Tall Ship Education Program
Students explore man’s relationship with the ocean, gain an appreciation for our maritime heritage, and learn the concepts of ‘historical perspectives’ and ‘interpretation’. Through challenging hands-on activities students develop problem solving, critical thinking, leadership, communication, and teamwork skills.
The Lost Posters of Surf Artist Rick Sharp
Surfer Rick Sharp restarted his career in the 1970s with his fantasy based organic surf posters, currently on display at the museum.
Through the display of historic artifacts and images, the story of ranching on Santa Cruz, Santa Rosa and San Miguel Islands comes to life. Learn about the personalities, products and environment that made island ranching possible.
Marine Safety Agencies and USCG Black Fin
Protecting our coasts and waterways, this exhibit highlights marine safety agencies in the Santa Barbara Channel, their service to our community and emergency heroes.
Mario M. Castagnola Commercial Fishing
From harpoon fishing to modern fisheries management, the Mario M. Castagnola Commercial Fishing exhibit uses artifacts and images tell the story of Santa Barbara’s historic fishing industries.
Diving Technology and Abalone Diving
Hardhat diving has been part of local history since the late 1800s when abalone became a sought-after delicacy and continues today with urchin fishery and oil extraction. The Fred Kavli Diving Technology exhibit features historic diving helmets, suits and compressors. In October 2009, the Maritime Museum became the West Coast home to the Historical Diving Society.
Discover the rich maritime history of California’s Central Coast, dating back over 10,000 years to the region’s earliest seafarers, the Chumash. The Historic Path features a Chumash tomol, an interactive explorer map, and artifacts that bring the area’s long maritime history to life. EXHIBITS INCLUDE: Chumash Exhibit, Santa Barbara Bank and Trust Explorers Exhibit, Otter and Seal Hunting Exhibit, Hide and Tallow Trade Exhibit, Supply Ships Exhibit, Shore Whaling Exhibit, and George Castagnola Family Santa Barbara Waterfront Exhibit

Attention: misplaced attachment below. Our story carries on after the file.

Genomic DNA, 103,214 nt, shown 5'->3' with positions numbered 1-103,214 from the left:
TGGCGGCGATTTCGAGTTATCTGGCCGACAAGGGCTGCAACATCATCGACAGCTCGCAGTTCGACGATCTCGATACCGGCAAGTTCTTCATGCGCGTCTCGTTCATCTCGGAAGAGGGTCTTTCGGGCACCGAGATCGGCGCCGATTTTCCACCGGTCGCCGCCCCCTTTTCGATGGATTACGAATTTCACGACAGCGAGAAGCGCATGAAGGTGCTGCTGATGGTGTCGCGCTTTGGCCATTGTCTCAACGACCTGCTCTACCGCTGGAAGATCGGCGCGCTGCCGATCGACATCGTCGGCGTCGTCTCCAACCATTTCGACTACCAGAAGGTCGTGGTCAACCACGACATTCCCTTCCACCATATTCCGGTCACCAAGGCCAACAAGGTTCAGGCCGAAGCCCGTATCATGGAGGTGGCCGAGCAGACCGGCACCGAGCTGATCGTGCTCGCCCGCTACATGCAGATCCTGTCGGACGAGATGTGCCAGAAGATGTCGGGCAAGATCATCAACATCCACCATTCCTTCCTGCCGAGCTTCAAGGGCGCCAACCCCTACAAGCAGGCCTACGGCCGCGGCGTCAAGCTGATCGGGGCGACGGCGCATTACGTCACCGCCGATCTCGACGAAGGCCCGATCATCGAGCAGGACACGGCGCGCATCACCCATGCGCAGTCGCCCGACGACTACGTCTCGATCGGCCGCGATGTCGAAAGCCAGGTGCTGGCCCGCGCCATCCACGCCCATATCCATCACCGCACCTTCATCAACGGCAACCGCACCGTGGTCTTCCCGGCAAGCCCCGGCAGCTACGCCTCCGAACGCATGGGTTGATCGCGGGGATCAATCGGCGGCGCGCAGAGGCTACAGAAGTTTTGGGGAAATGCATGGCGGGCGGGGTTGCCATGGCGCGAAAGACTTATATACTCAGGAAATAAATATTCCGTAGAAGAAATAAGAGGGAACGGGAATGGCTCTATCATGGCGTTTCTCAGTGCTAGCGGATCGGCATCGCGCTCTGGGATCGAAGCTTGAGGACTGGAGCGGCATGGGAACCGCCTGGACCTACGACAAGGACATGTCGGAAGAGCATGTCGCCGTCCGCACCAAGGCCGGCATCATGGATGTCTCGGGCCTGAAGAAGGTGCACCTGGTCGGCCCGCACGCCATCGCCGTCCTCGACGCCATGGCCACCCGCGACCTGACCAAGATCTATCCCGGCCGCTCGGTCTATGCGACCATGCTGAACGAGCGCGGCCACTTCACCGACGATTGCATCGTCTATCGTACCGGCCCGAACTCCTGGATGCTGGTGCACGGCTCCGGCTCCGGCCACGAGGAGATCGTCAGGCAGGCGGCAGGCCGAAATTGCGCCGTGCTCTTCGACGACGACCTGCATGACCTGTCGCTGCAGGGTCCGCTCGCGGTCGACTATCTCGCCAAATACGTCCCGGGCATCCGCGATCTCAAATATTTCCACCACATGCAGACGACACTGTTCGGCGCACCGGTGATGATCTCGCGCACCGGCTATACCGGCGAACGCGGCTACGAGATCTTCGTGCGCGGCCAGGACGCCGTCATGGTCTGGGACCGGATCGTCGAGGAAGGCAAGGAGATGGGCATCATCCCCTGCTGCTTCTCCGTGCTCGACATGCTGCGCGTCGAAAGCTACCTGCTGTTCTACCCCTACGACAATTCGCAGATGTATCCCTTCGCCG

Goleta’s Cannons features two of the historic cannons found on the Goleta coast on January 23, 1981. The exhibit highlights clues to the cannon’s past, how the community restored these artifacts, and step-by-step instructions for how cannons of that era were fired, including audio of an actual cannon firing. The cannons are on loan from the Goleta Valley Historical Society.
You can scope out the surroundings undetected.
Marilyn S. Tennity Surfing Exhibit
Discover the rich surf history of the Central Coast through this interactive exhibit, which features one-of-a-kind artifacts, oral histories with surfing greats and a surf board you can stand on.
Originally built by brothers Malcolm and Allan Loughead, the F-1 seaplane was constructed in Santa Barbara for the U.S. Navy in World War I. After the war, the brothers used the seaplane for sightseeing trips and aerial filming for Flying A Studios films. Suspended from the museum’s ceiling is a 1/4 scale flying model of the F-1 built by the Santa Barbara Radio Control Modelers Club. Malcolm and Allan’s Company eventually became Lockheed Martin.